Doppler spectra are calculated by (i) subtracting the linear trend from the time-series to be FFTed, (ii) applying a Welch window, (ii) FFTing and squaring, (iv) incoherently averaging with a sliding mean with an overlap equal to half the length of the FFT, and (v) converting from power to SNR spectra. Next, two Gaussians are fitted to each spectrum; the point is to discriminate the ground clutter (a substantial problem for low altitudes at Arecibo) from the atmospheric signal. The program then makes a semi-intelligent choice as to which peak is atmospheric. If it cannot find a peak that seems reasonable, it will mark the data point as missing. Continuity in the velocity profile is checked, a minimum criterium for SNR, a maximum criterium for spectral width and chi-square value must be met. Nevertheless, there may still be bad points. One should be suspicious of a point if its chi-square value is much larger than for the neighboring points. Data points with chi-square larger than 1.0 were rejected. Values greater than 0.5 may be suspect. Although the velocity value is probably okay, the spectral fit may not have been good enough to produce reliable figures for SNR and spectral width. Also, one must be aware that 430-MHz radar data can be contaminated by Rayleigh scattering from large raindrops. Although there was not much rain during the AIDA campaign, it is possible that some data below about 10 km might be contaminated with precipitation echoes. One way to check is to compare the wind profile with another one taken with the azimuth angle 180 deg away but close as possible in time. If the profiles are good mirror images of each other, then there is no rain. If the symmetry breaks down below 10 km, then the data is probably contaminated by the negative fall speed of the rain. One may then devise some clever scheme to subtract out the contamination.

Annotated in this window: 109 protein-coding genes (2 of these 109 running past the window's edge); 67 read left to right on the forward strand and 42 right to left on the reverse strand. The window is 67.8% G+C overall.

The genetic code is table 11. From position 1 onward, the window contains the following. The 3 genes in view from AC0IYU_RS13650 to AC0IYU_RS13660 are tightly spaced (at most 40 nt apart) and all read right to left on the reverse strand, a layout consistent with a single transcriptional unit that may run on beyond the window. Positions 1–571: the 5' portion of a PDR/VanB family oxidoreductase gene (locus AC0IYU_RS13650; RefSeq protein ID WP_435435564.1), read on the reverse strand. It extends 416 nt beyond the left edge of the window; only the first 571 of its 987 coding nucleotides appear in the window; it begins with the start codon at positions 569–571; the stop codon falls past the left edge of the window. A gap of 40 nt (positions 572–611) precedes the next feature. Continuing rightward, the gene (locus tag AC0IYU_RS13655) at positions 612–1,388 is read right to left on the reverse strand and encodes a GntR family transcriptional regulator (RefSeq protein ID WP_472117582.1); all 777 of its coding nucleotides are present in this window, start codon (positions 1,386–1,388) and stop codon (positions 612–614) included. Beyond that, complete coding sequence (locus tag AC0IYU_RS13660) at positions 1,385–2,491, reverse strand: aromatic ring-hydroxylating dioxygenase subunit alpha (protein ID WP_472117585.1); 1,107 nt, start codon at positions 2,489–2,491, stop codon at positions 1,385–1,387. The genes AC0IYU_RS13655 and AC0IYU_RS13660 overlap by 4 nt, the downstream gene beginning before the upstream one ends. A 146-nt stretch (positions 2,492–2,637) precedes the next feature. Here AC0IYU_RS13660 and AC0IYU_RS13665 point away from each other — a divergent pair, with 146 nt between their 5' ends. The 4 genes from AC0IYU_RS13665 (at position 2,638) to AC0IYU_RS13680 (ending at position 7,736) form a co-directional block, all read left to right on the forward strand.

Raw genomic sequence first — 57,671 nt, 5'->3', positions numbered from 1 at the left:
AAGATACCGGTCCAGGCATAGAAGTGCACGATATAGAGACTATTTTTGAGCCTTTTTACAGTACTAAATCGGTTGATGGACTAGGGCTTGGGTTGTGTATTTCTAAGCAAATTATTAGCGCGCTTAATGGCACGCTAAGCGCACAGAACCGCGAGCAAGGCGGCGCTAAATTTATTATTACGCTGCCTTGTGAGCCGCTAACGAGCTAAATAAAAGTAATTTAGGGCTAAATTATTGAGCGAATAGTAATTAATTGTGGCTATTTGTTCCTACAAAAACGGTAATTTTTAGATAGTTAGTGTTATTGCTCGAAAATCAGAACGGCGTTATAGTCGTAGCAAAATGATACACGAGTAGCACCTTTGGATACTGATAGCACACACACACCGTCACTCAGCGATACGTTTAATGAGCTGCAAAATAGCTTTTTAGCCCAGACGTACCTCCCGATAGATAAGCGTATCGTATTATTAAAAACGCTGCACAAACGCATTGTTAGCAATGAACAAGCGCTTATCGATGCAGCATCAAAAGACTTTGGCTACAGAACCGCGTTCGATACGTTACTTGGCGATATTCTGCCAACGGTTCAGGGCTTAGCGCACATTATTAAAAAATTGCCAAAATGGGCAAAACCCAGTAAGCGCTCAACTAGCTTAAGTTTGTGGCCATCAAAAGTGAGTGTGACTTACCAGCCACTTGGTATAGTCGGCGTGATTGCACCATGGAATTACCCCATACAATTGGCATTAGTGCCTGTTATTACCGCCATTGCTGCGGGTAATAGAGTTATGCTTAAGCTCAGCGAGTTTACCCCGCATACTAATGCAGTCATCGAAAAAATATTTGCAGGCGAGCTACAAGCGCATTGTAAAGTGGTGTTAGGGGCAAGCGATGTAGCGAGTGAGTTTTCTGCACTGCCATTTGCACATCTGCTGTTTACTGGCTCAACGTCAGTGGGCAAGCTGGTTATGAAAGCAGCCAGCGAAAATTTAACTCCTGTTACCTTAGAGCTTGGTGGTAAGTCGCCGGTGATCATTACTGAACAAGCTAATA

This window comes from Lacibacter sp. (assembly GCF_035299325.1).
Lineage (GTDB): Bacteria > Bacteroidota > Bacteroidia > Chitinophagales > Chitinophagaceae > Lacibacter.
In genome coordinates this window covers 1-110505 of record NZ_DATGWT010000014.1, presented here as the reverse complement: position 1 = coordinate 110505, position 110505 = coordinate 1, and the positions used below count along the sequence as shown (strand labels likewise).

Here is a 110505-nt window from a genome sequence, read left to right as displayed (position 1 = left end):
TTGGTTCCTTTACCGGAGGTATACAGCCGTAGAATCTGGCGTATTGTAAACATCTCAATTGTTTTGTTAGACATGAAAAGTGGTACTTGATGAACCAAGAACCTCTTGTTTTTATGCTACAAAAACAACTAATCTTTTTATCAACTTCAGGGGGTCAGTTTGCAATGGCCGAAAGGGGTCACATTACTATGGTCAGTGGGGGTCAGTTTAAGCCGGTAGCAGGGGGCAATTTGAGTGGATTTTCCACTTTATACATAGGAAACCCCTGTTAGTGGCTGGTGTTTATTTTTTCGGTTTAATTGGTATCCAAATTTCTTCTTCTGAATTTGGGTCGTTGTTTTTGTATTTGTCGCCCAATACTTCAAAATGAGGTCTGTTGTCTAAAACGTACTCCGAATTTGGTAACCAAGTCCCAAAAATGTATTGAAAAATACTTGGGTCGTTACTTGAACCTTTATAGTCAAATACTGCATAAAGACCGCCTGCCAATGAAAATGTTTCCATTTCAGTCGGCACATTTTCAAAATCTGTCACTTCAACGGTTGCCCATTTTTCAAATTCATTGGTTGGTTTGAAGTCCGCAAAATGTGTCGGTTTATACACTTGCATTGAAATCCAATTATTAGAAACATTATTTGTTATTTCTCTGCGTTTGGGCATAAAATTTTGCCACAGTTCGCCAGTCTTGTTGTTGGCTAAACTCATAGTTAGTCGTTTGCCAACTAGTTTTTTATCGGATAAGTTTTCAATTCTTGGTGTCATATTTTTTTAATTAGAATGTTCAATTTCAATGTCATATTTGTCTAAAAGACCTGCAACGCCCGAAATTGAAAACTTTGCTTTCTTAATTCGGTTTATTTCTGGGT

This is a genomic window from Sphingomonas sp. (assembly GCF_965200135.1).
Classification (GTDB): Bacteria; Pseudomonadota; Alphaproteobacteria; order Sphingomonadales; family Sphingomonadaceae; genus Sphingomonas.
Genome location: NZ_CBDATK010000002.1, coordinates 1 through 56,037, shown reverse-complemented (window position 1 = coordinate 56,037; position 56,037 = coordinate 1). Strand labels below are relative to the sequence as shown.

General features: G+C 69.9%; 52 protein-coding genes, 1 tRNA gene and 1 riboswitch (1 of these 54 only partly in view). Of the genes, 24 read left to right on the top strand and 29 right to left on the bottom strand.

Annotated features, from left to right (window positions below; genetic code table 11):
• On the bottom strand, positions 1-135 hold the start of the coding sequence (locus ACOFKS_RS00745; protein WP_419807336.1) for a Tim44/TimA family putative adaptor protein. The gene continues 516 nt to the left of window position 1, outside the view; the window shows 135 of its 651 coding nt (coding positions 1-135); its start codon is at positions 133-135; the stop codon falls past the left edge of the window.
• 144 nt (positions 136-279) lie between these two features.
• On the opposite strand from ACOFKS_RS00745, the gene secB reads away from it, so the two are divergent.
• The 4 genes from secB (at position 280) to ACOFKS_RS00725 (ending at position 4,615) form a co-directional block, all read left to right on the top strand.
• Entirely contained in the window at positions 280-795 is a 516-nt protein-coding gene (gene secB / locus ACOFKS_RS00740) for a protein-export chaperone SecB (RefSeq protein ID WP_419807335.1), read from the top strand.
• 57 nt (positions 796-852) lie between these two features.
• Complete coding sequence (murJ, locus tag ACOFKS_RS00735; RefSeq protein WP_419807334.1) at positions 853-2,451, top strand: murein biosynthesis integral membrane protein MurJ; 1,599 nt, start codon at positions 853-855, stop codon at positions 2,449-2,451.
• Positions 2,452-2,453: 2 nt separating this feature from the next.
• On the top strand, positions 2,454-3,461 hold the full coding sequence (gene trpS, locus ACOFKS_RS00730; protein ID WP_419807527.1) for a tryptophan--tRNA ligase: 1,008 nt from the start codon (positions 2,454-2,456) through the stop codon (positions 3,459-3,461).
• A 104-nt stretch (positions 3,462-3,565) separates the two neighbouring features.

There are 4 areas in the summary plots, which are 2-day plots of the line-of-sight neutral velocity. Bin sizes are 15 min in time and 1 km in height. Since the azimuth look directions were often 10-90 minutes in time, the bins are usually only 1-2 azimuth positions at a time, so there is a checkerboard appearance to the velocities as the azimuth position is changed slowly over a total scan period of about 2 hours and 40 minutes.


Results from AIDA have been published in J. Atmos. Terr. Phys., 55, 1993.
Farley, D. T., On-line data processing techniques for MST radars, Radio Sci., 20, 1177, 1985.
Gage, K. S., Radar observations of the free atmosphere: Structure and dynamics, in Radar in Meteorology, D. Atlas, Ed., American Meteorological Society, Boston, 1990.
Gage, K. S. and B. B. Balsley, On the scattering and reflection mechanisms contributing to clear air radar echoes from the troposphere, stratosphere, and mesosphere, Radio Sci., 15, 243, 1980.
Hocking, W. K., Measurement of turbulent energy dissipation rates in the middle atmosphere by radar techniques: A review, Radio Sci., 20, 1403, 1985.
Sato, T. and R. F. Woodman, Spectral estimation of CAT radar echoes in the presence of fading clutter, Radio Sci., 17, 817, 1982.
Woodman, R. F., High-altitude resolution stratospheric measurements with the Arecibo 430-MHz radar, Radio Sci., 15, 417, 1980.

Summary Plots for Arecibo ST Radar

-Revised 19 May 2000 by Barbara Emery